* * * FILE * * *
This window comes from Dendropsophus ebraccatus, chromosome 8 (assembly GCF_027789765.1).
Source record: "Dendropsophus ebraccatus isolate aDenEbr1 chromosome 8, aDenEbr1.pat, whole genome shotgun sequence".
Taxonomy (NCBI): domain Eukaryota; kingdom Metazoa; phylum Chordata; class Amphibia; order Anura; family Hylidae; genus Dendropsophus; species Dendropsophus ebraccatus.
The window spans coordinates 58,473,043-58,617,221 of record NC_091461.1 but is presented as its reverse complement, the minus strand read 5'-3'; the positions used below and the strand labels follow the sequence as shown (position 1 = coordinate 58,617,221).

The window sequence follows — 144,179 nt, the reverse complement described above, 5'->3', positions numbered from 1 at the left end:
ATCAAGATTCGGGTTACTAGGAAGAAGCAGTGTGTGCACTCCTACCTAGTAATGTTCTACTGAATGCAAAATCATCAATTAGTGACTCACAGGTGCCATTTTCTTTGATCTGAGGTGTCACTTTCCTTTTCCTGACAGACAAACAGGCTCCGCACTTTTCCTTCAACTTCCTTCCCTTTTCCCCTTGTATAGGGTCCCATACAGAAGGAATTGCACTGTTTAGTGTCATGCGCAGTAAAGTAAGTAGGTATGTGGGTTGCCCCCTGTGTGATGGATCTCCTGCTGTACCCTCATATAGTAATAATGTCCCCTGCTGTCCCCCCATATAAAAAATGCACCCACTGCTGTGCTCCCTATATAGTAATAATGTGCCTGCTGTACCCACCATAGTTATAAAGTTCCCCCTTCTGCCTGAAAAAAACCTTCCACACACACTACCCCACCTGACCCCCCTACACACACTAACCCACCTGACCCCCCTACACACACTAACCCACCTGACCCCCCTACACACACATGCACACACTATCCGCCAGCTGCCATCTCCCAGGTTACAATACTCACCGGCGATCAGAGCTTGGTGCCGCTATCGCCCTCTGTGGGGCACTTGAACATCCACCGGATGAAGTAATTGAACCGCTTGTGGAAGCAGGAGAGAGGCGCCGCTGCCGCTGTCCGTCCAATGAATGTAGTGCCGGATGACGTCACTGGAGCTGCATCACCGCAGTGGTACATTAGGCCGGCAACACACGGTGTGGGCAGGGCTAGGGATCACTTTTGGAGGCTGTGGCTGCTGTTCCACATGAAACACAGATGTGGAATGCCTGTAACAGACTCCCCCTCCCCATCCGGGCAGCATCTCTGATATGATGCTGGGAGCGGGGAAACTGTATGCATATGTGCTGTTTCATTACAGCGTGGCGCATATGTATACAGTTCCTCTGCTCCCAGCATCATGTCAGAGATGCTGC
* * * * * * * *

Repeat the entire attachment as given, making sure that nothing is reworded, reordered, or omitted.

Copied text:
This window comes from Dendropsophus ebraccatus, chromosome 8 (assembly GCF_027789765.1).
Source record: "Dendropsophus ebraccatus isolate aDenEbr1 chromosome 8, aDenEbr1.pat, whole genome shotgun sequence".
Taxonomy (NCBI): domain Eukaryota; kingdom Metazoa; phylum Chordata; class Amphibia; order Anura; family Hylidae; genus Dendropsophus; species Dendropsophus ebraccatus.
The window spans coordinates 58,473,043-58,617,221 of record NC_091461.1 but is presented as its reverse complement, the minus strand read 5'-3'; the positions used below and the strand labels follow the sequence as shown (position 1 = coordinate 58,617,221).

The window sequence follows — 144,179 nt, the reverse complement described above, 5'->3', positions numbered from 1 at the left end:
ATCAAGATTCGGGTTACTAGGAAGAAGCAGTGTGTGCACTCCTACCTAGTAATGTTCTACTGAATGCAAAATCATCAATTAGTGACTCACAGGTGCCATTTTCTTTGATCTGAGGTGTCACTTTCCTTTTCCTGACAGACAAACAGGCTCCGCACTTTTCCTTCAACTTCCTTCCCTTTTCCCCTTGTATAGGGTCCCATACAGAAGGAATTGCACTGTTTAGTGTCATGCGCAGTAAAGTAAGTAGGTATGTGGGTTGCCCCCTGTGTGATGGATCTCCTGCTGTACCCTCATATAGTAATAATGTCCCCTGCTGTCCCCCCATATAAAAAATGCACCCACTGCTGTGCTCCCTATATAGTAATAATGTGCCTGCTGTACCCACCATAGTTATAAAGTTCCCCCTTCTGCCTGAAAAAAACCTTCCACACACACTACCCCACCTGACCCCCCTACACACACTAACCCACCTGACCCCCCTACACACACTAACCCACCTGACCCCCCTACACACACATGCACACACTATCCGCCAGCTGCCATCTCCCAGGTTACAATACTCACCGGCGATCAGAGCTTGGTGCCGCTATCGCCCTCTGTGGGGCACTTGAACATCCACCGGATGAAGTAATTGAACCGCTTGTGGAAGCAGGAGAGAGGCGCCGCTGCCGCTGTCCGTCCAATGAATGTAGTGCCGGATGACGTCACTGGAGCTGCATCACCGCAGTGGTACATTAGGCCGGCAACACACGGTGTGGGCAGGGCTAGGGATCACTTTTGGAGGCTGTGGCTGCTGTTCCACATGAAACACAGATGTGGAATGCCTGTAACAGACTCCCCCTCCCCATCCGGGCAGCATCTCTGATATGATGCTGGGAGCGGGGAAACTGTATGCATATGTGCTGTTTCATTACAGCGTGGCGCATATGTATACAGTTCCTCTGCTCCCAGCATCATGTCAGAGATGCTGC